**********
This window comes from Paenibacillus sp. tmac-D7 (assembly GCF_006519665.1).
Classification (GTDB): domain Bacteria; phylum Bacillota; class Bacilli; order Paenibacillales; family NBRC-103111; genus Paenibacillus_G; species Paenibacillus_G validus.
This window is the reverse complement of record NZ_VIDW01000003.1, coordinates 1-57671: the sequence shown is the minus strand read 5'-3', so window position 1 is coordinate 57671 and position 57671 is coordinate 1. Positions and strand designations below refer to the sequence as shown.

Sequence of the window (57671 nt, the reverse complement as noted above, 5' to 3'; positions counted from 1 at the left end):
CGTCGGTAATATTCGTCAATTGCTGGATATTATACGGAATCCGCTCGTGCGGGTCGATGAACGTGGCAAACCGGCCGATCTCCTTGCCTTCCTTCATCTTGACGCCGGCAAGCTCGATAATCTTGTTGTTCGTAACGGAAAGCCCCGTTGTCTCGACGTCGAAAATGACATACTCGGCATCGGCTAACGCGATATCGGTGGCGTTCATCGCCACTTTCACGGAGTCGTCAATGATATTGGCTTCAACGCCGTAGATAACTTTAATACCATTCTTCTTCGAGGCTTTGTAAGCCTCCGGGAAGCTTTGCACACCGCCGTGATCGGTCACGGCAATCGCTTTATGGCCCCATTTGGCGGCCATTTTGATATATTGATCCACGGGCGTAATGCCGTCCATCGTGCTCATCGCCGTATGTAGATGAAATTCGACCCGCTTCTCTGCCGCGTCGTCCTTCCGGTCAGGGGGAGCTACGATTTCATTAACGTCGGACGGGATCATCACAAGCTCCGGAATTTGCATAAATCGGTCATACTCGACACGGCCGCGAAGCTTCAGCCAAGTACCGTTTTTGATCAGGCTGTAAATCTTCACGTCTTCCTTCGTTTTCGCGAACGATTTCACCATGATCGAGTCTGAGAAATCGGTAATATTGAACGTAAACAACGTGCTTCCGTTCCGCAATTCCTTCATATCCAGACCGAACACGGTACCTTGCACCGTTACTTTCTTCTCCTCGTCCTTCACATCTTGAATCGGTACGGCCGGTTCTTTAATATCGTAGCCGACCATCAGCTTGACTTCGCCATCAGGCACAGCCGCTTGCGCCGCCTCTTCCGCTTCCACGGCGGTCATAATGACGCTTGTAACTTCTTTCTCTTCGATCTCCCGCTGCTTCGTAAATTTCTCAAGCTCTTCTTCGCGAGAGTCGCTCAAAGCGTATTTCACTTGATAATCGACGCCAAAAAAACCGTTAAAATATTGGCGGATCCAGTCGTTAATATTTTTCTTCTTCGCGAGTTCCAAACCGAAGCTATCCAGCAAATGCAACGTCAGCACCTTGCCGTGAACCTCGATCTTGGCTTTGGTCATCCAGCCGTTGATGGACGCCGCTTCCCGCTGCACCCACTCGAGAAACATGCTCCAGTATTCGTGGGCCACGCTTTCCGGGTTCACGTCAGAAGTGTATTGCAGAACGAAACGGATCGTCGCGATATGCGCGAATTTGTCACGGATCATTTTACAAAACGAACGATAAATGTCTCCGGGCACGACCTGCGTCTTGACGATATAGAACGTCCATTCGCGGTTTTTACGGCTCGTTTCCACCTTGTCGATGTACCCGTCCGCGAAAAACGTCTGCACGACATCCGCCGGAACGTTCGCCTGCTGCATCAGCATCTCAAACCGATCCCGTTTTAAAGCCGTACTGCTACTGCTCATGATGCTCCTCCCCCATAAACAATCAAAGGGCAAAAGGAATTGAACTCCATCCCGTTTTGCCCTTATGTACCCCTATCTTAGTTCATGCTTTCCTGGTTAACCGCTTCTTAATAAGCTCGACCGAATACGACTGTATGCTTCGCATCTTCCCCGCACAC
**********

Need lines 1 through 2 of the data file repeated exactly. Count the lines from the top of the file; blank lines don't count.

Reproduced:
This window comes from Paenibacillus sp. tmac-D7 (assembly GCF_006519665.1).
Classification (GTDB): domain Bacteria; phylum Bacillota; class Bacilli; order Paenibacillales; family NBRC-103111; genus Paenibacillus_G; species Paenibacillus_G validus.